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Brain Jack

by Brian Falkner


Reviews

School Library Journal
(c) Copyright 2010. Library Journals LLC, a wholly owned subsidiary of Media Source, Inc. No redistribution permitted.

Gr 7 Up-Seventeen-year-old Sam single-handedly hacks into a large telecommunication company (thought to be impenetrable) and inadvertently takes out the world's infrastructure in his attempt to cover his tracks. He is recruited by a secret government department staffed by former hackers to protect the Internet and is taken to San Jose, CA. They find a malicious presence on the web that could destroy the world and must work as a group to preserve life as we know it. The story takes place in the near future, and the technology has some interesting new enhancements, most notably neuro helmets that allow one to control a computer with one's mind. On occasion the author provides too much detail about San Jose. Occasional use of non-American slang by American characters also detracts from the dialogue: "mates" is used instead of "friends," food is described as being "tinned" rather than "canned." Still, the nicely paced plot and well-crafted story arc make this a title worth recommending, particularly to boys who like technology or science fiction. This book will also have broad appeal since, despite the age of the main character, the content is appropriate for younger readers.-Kristin Anderson, Columbus Metropolitan Library System, OH (c) Copyright 2010. Library Journals LLC, a wholly owned subsidiary of Media Source, Inc. No redistribution permitted.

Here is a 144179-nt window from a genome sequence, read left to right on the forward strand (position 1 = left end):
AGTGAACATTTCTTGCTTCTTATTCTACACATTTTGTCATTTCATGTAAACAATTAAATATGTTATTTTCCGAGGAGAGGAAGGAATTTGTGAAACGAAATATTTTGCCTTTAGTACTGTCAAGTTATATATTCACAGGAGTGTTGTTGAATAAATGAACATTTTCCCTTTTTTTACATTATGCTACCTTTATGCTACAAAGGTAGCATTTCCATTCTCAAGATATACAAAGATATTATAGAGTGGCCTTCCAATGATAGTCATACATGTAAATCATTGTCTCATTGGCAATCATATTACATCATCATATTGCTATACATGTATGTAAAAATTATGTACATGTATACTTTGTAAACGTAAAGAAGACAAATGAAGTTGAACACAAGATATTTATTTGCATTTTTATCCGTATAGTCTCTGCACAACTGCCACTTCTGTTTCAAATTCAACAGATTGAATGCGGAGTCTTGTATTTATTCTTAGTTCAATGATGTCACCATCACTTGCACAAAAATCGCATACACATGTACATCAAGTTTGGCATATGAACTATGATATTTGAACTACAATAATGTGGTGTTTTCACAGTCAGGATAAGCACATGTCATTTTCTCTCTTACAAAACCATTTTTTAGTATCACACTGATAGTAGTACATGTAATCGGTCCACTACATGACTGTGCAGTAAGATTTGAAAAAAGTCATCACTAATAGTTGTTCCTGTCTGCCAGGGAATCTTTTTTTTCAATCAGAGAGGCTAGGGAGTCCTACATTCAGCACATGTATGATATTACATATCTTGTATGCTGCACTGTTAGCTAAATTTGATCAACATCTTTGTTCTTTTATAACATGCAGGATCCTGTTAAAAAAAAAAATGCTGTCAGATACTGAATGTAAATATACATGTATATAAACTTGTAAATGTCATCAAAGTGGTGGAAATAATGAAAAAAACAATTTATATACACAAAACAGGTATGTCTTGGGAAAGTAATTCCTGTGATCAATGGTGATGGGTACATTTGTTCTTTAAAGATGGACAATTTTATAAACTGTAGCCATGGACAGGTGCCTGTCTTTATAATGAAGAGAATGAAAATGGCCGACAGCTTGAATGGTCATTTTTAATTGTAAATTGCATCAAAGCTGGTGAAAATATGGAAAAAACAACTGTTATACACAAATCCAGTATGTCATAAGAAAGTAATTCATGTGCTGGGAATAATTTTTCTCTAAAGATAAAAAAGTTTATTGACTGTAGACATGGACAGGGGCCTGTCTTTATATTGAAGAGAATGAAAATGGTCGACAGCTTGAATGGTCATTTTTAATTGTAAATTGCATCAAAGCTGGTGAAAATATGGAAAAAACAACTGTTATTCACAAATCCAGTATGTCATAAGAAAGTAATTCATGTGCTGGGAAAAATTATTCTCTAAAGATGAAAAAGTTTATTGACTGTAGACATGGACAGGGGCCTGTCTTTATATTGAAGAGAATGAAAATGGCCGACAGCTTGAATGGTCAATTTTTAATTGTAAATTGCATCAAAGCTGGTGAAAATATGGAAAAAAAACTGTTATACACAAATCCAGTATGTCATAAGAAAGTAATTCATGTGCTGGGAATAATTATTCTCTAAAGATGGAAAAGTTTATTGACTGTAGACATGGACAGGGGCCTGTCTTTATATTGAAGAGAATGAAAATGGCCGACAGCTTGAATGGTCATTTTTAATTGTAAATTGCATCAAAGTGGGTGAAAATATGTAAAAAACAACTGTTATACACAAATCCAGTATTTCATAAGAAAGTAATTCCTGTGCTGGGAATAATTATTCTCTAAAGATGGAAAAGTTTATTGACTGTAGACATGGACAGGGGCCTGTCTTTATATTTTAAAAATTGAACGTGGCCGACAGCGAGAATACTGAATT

Book list
From Booklist, Copyright © American Library Association. Used with permission.

In a not terribly distant future, teen Sam Wilson catches the eye of the Homeland Security Cyber Defense Division because of his preternatural hacking instincts; he is given the classic work-for-us-or-go-to-prison-forever nonchoice. The department is reluctant to use the newfangled neuro-headset technology (which lets users interface directly with their computers and the Net through brain waves), but the advantage they give to the bad guys is too much to discount. What they don't fully consider, though, are the implications of such unfettered access to the human consciousness. The hacking scenes are relentlessly paced, and Falkner's stimulating mix of technobabble ( I'm going to crash the shell with a buffer overflow and get in via the rhosts file ) and metaphor ( A trapdoor in the firewall, Sam thought as he hurled a frag grenade at a murky pool of the intruder's code ) should appeal to geeks but carry the less savvy as well. Think of this as the high-octane, adrenalized sibling of Cory Doctorow's more lesson-laden Little Brother (2008).--Chipman, Ian Copyright 2010 Booklist


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